March 02, 2008
Chip Controls Experiments On Nerve Cell

Picture a fully robotic laboratory where huge racks of microfluidic chips continuously conduct simultaneous experiments on millions of cells. That's where I see cellular biology headed. Humans will just program experiments and analyze experimental results. A Johns Hopkins team has developed a device that I think is a step on the road toward totally automated labs. A chip can control the environment of a single nerve cell and feed it controlled amounts of chemicals to see how the cell responds to growth signals.

Johns Hopkins researchers from the Whiting School of Engineering and the School of Medicine have devised a micro-scale tool - a lab on a chip - designed to mimic the chemical complexities of the brain. The system should help scientists better understand how nerve cells in the brain work together to form the nervous system.

A report on the work appears as the cover story in the February 2008 issue of the British journal Lab on a Chip.

”The chip we’ve developed will make experiments on nerve cells more simple to conduct and to control,” says Andre Levchenko, Ph.D., associate professor of biomedical engineering at the Johns Hopkins Whiting School of Engineering and faculty affiliate of the Institute for NanoBioTechnology.

Nerve cells decide which direction to grow by sensing both the chemical cues flowing through their environment as well as those attached to the surfaces that surround them. The chip, which is made of a plastic-like substance and covered with a glass lid, features a system of channels and wells that allow researchers to control the flow of specific chemical cocktails around single nerve cells.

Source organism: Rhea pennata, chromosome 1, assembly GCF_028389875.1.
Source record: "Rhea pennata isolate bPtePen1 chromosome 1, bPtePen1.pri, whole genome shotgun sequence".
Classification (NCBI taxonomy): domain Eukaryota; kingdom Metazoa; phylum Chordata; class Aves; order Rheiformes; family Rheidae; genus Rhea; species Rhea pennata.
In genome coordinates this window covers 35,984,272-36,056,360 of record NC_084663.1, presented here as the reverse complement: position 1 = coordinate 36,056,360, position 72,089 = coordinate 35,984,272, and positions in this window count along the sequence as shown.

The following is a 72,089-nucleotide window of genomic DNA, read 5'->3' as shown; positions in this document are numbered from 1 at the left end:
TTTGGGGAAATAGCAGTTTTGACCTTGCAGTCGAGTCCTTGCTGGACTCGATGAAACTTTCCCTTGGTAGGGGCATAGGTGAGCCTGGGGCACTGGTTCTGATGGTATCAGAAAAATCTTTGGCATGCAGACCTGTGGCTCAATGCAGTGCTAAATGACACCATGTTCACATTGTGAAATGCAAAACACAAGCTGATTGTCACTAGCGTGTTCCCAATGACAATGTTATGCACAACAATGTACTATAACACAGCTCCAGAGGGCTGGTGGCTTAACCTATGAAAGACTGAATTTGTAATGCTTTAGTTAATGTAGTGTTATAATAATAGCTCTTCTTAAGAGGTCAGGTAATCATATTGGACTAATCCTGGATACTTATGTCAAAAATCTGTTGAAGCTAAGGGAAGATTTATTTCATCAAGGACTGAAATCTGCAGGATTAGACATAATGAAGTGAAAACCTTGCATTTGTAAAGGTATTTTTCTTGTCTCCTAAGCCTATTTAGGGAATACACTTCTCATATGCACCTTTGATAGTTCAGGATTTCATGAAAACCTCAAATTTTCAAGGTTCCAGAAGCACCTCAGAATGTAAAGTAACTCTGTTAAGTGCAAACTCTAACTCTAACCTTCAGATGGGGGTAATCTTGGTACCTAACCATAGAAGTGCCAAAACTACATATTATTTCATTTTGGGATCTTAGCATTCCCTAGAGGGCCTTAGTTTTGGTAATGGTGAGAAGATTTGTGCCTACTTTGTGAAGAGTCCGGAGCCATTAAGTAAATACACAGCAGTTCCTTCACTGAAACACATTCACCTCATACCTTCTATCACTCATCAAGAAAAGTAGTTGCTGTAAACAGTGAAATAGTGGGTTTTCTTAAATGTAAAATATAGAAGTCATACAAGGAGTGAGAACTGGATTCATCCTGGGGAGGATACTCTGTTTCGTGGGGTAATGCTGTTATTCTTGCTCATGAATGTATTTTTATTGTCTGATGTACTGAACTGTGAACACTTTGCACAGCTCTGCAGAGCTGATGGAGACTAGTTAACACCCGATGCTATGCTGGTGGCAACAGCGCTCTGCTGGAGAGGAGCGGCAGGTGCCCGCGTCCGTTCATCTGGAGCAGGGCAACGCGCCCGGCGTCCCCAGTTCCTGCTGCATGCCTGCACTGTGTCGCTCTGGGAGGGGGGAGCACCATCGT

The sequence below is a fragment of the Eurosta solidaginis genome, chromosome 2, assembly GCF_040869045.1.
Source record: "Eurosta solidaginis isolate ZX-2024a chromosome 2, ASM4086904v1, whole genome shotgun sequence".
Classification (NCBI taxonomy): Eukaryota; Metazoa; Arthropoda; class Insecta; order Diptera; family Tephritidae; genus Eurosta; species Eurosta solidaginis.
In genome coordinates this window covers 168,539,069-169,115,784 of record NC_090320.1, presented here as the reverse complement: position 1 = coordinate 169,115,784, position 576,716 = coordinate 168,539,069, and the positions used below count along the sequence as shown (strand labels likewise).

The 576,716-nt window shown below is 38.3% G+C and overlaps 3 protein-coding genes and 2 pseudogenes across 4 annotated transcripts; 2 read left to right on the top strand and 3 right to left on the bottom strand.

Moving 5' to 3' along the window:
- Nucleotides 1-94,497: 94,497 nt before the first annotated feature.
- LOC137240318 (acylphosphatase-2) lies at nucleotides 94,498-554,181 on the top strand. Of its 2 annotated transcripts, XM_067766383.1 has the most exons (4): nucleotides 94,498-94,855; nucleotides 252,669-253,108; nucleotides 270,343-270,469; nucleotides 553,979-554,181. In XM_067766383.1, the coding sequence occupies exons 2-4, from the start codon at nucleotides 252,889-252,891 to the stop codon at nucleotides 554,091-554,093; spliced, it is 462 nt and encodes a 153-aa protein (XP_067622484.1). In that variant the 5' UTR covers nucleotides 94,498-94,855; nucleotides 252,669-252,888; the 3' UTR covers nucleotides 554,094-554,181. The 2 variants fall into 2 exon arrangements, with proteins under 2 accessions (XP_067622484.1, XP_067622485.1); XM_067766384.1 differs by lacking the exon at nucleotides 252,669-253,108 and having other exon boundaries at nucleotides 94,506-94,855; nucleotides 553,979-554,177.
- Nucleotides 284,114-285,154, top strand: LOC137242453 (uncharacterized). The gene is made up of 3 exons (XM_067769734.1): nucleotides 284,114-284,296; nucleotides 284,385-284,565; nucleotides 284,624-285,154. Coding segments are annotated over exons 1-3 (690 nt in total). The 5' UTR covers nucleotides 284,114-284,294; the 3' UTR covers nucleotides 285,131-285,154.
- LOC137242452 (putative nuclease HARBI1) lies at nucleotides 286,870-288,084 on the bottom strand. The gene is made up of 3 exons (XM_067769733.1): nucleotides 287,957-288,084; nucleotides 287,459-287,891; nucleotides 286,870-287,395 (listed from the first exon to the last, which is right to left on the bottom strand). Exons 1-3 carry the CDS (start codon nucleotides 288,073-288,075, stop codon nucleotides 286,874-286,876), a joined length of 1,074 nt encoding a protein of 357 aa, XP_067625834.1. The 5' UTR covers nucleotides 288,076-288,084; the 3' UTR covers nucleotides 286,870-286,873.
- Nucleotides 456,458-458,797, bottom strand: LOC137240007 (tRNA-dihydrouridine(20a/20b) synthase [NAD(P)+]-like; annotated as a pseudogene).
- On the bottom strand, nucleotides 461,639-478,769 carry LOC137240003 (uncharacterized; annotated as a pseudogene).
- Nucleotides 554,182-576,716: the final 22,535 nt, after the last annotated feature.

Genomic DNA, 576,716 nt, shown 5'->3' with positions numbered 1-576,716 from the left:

“It is difficult to establish ideal experimental conditions to study how neurons react to growth signals because so much is happening at once that sorting out nerve cell connections is hard, but the chip, designed by experts in both brain chemistry and engineering, offers a sophisticated way to sort things out,” says Guo-li Ming, M.D., Ph.D., associate professor of neurology at the Johns Hopkins School of Medicine and Institute for Cell Engineering.

In experiments with their chip, the researchers put single nerve cells, or neurons, onto the chip then introduced specific growth signals (in the form of chemicals). They found that the growing neurons turned and grew toward higher concentrations of certain chemical cues attached to the chip’s surfaces, as well as to signaling molecules free-flowing in solution.

Chips such as these lend themselves to cheap mass manufacture. The chips will improve in successive generations just as computer chips do. They will become better integrated with each other and robot devices will install them and tend to them. Eventually we'll see fully automated lights-out labs analogous to lights out manufacturing plants which companies seek to achieve in order to minimize manufacturing labor costs.

Share |      Randall Parker, 2008 March 02 04:55 PM  Biotech Microfluidics

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